How to set the own password for the Daemon connection between AJTC and AJSC

asked 2014-08-07 03:26:27 -0700

congtam gravatar image

updated 2014-08-08 09:23:30 -0700

bspencer gravatar image

Hi everyone, I'm working on the Alljoyn project. My job is to develop the applications on microchip with AJTC. In the connection request from AJTC to AJSC, for the security reason, I want to set my own password for them. I have no idea how to do. Has anybody got an idea about this problem?

Updated with more questions after looking at the source code:

I saw again the source codes of the example: service, chat, client. I considered that we don't need to set PassworkCallback for a peer (or busAttachment) into Daemon. But we need in the case that AJTC borrows Daemon. As what I can understand, this password are used for the challenge between AJTC and AJSC Daemon. These numbers of password are used to create the credential, aren't they? Thanks a lot and sorry for the basic question :)

Thanks in advance,

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Hi bspencer, I understood more features of Alljoyn,thanks a lot for the kind reply.

congtam ( 2014-08-08 01:06:22 -0700 )edit

@congtam I have converted my response to an answer, please let me know if you would like more information and mark as solved if you feel inclined to do so. Thanks.

bspencer ( 2014-08-08 06:49:03 -0700 )edit

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answered 2014-08-07 13:21:33 -0700

bspencer gravatar image

updated 2014-08-08 09:41:05 -0700

The nature of AllJoyn is that everything is discoverable and the AllJoyn Security APIs for marking an AllJoyn Interface as being secure is what is protected. There is in the 14.02 a pin code that is used to authenticate against an AllJoyn Router as a means to allow a trusted connection to occur. This is not security in the normal sense and is really just a way to filter which AllJoyn Thin Library devices can connect to a given AllJoyn Router.

The new questions you have I'm confused what you mean by "borrows daemon". The AllJoyn Router (daemon is legacy term) really just moves messages through the network to the correct endpoints at it's simplistic definition (it does more than just this). When an AllJoyn Thin Client Library application or ANY AllJoyn application on a device connects to an AllJoyn router they offload the work to the router for it to move messages to the correct endpoints. They do not take control of the Router in any way.

The Authentication of a Thin Client Library app to an AllJoyn router is mutually exclusive from AllJoyn Security. When AllJoyn Security is enabled it takes place on the BusObject & AllJoyn Interface communication. It is triggered on demand and starts up a SASL exchange in the Security 1.0 that we have today. Currently there are 3 security mechanism that can be used (only PIN/Passphrase for Thin Client): PIN/Passphrase, username/password, certificate. Once two applications are authenticated against each other the data will be encrypted and ONLY the application endpoints have the ability to decrypt the messages, the AllJoyn Router's role is to move the message to the endpoint, it cannot decrypt the data. An AllJoyn application has the ability to have a mix of secure and insecure AllJoyn Interfaces & Bus Objects. This allow for public/private APIs, or Guest and Owner APIs. The core security architecture is changing from what I hear in conversations inside the AllSeen Alliance. You can see that there is a placeholder on the wiki.allseenalliance.org page for security enhancements.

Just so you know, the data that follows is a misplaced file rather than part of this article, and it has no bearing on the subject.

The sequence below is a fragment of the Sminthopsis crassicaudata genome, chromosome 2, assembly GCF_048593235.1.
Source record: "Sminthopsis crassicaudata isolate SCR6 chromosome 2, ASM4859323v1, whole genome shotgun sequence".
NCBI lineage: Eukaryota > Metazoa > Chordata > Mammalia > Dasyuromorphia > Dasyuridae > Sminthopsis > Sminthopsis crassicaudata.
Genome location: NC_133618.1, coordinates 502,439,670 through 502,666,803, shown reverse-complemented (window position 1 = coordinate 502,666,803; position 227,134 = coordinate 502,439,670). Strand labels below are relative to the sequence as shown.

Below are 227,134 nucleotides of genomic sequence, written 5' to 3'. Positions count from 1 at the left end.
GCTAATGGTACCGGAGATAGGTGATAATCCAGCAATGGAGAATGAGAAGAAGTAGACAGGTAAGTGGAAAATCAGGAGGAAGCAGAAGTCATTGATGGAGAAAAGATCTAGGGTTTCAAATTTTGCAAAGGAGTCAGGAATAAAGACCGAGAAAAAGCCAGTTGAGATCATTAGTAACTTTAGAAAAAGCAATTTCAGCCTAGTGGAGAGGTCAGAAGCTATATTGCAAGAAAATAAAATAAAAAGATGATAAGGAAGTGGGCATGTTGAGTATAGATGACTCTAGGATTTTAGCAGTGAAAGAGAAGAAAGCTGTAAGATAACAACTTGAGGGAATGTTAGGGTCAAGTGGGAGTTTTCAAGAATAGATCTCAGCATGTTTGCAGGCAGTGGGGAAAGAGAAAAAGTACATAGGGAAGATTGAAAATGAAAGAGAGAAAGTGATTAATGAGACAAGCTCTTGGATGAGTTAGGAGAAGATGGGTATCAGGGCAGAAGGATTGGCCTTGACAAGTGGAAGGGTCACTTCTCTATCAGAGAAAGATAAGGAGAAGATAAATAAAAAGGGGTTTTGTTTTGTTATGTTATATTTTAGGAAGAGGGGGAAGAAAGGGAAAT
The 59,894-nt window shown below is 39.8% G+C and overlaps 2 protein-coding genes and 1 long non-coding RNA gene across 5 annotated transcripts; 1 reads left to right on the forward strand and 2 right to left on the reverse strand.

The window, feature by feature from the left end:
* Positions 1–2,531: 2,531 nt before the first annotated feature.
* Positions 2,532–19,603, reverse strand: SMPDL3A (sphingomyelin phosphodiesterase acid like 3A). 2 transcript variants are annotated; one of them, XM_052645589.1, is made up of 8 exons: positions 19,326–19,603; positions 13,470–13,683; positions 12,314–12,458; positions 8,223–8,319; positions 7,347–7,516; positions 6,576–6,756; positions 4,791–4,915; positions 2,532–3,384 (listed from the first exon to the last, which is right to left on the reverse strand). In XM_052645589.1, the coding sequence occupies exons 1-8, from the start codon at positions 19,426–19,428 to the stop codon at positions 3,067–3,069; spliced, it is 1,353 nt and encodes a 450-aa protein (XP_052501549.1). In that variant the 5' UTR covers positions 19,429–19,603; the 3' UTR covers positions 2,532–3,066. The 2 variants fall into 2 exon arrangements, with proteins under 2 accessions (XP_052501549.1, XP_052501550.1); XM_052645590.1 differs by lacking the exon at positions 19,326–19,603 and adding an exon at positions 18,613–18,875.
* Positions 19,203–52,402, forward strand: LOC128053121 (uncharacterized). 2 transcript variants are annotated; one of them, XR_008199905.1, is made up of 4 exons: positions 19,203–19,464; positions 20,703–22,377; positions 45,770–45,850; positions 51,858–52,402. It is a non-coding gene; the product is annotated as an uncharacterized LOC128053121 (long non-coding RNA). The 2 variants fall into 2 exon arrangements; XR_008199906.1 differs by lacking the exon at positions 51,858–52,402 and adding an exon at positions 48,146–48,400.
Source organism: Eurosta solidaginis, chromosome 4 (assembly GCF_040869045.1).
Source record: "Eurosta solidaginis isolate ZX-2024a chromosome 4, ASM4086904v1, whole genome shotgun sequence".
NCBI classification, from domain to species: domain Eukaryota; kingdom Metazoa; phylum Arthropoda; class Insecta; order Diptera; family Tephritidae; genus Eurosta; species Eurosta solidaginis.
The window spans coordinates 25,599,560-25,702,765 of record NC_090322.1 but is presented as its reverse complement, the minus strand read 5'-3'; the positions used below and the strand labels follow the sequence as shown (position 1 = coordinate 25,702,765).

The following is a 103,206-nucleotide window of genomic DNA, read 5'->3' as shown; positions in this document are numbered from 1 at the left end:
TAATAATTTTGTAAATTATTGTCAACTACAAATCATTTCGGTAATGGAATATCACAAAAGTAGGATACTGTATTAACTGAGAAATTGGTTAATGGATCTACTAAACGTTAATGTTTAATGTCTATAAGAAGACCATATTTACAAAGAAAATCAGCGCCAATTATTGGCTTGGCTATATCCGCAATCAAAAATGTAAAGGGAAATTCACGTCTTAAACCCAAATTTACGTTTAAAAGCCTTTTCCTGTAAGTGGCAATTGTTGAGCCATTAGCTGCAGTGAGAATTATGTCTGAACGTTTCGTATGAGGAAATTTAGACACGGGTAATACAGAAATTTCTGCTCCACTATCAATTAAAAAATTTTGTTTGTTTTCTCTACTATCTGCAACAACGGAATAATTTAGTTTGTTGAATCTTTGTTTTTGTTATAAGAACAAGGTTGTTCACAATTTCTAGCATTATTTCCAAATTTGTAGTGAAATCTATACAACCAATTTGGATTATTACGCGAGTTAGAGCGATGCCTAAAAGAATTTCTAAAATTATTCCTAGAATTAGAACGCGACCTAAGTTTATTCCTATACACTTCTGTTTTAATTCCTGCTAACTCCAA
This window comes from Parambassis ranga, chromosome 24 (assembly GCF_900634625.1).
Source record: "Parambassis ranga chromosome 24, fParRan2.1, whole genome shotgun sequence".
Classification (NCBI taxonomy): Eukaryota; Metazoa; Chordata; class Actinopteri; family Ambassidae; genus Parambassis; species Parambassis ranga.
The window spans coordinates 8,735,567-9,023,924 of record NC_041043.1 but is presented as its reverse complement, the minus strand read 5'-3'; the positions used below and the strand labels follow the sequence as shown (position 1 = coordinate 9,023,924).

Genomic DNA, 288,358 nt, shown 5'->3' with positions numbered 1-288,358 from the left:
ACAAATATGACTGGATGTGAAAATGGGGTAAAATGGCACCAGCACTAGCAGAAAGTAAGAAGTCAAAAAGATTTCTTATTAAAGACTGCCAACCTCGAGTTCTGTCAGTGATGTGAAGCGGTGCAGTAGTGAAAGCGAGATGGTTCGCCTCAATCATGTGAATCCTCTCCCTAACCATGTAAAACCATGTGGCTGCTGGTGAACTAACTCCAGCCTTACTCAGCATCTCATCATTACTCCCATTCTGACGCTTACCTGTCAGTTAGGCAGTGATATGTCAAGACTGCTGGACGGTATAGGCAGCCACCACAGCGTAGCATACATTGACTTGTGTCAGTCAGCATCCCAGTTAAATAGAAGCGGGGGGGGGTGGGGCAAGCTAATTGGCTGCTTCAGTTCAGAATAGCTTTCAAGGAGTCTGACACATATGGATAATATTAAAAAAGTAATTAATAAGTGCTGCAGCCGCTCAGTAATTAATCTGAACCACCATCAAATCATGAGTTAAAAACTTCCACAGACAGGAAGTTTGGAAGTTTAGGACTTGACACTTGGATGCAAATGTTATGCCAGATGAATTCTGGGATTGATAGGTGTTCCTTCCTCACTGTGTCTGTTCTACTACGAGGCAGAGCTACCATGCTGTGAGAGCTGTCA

Net net, AJ Thin communication with an AJ Router should be open to allow ANY Thin Library device in a network the ability to interact with other AllJoyn applications/devices. When people talk about security and trying to limit which device an AJ Thin application can connect to it breaks down the openness and interoperability that AllJoyn is solving. We need to move away from thinking of my sensor device that I build will connect just to my other device and will be a closed ecosystem. It very well could be that the sensor device I create ends up being used by some other developer to create something that myself and the world never thought possible. This happens because the sensor device speaks AllJoyn and, as such, exposes itself as APIs (AllJoyn Interfaces) across the network to be discovered, connected to, and interacted with by any other application. So when you ... (more)

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Hi, Bspencer, thanks a lot for your information. It's very interesting and useful. I have some confusions. Could you help me to understand more? The code PIN what you mentioned in the first paragraph above is the password "1234" being set in the PasswordCallback, isn't it? When I changed it in both the AJTC and AJSC, it didn't work.Thanks

congtam ( 2014-08-23 10:27:37 -0700 )edit

@congtam, the PIN code is not the same as what is being set in PasswordCallback, this callback is for interface level security. See: https://git.allseenalliance.org/cgit/core/ajtcl.git/tree/samples/secure/SecureService.c With the 14.06 software there is no longer an authentication between a AJTCL and an AllJoyn Router. The method SetBusAuthPwdCallback has been deprecated. The model you want to follow to lock down your MCU software is to use a secure interface.

bspencer ( 2014-09-26 12:42:17 -0700 )edit
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Asked: 2014-08-07 03:26:27 -0700

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Last updated: Aug 08 '14